Girl, Woman, Other by Bernadine Evaristo
Published by Hamish Hamilton, 2019
My rating: ⭐ ⭐ ⭐ ⭐
Mercifully, Girl, Woman, Other is the kind of critically and commercially successful novel that is able to live up to its own extensive hype. Focussing on the loosely interconnected lives of 12 characters (mostly women, mostly black, and mostly British), it is a heartfelt, moving, and refreshingly vibrant distillation of contemporary womanhood at the intersection of culture, race, class, sexuality, and identity.
In both the parallels and the differences between each character’s experiences, Evaristo gives voice to those who are routinely told they are, indeed, ‘Other’: People of colour, queer people, immigrants, and women. By doing so, she champions the diversity of modern Britain, and honours the resilience it takes to get through life when home doesn’t always feel so welcoming. I very much enjoyed her incisive look at the balancing act children of immigrants face when attempting to embrace their own inherent Britishness while staying connected to the heritage of their ancestors, and the ongoing struggle towards self-acceptance when society has repeatedly tried to convince you you are somehow lesser.
Because we are given so many viewpoints, with each character’s section following a similar trajectory (identity crisis, coming-of-age, finding their place in the world), the already sparse plot did start to feel incidental, with little in the way of climax or conclusion. And whilst I adored how wonderfully diverse the cast of complex characters was, there were moments it threatened to tip into the realm of box ticking, with jarringly woke info-dump conversations about queer labels. These felt more like a vehicle for Evaristo to educate her readership rather than being organically reflective of the lives and loves of her characters. I’m aware that a book feeling ‘too inclusive’ is an odd criticism, and perhaps it says more about the overall state of our media than it does this particular book, but something about its handling felt a little forced to me in certain moments. Or maybe I’m just too woke myself for such conversations to feel revelatory, lol.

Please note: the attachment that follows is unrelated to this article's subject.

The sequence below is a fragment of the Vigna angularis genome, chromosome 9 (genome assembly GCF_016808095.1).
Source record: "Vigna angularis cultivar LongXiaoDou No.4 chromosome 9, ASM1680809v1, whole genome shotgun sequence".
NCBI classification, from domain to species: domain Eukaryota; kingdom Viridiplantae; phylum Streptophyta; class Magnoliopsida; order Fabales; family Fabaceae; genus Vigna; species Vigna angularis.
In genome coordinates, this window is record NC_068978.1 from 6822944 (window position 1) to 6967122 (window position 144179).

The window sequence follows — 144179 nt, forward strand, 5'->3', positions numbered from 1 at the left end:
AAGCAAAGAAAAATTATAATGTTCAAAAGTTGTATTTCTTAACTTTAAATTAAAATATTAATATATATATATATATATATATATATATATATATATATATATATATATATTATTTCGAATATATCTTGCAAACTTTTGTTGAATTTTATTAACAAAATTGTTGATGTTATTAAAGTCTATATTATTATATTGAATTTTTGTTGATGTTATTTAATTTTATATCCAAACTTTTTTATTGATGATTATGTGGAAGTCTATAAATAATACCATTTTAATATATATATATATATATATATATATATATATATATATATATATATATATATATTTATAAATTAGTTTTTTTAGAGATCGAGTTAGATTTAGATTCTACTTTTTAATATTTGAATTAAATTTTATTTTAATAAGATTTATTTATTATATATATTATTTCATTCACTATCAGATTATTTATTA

So, while my heart wasn’t quite captured by this one, I have a huge amount of respect for the warmth and wisdom it has to impart. I can understand its Booker win, and fully anticipate its inclusion on this year’s longlist for the Women’s Prize for Fiction.
You can find a copy of Girl, Woman, Other on Book Depository by clicking here. (At the time of posting this review, I notice it’s currently half-price, so now may be a good time if you’ve been planning to pick it up!)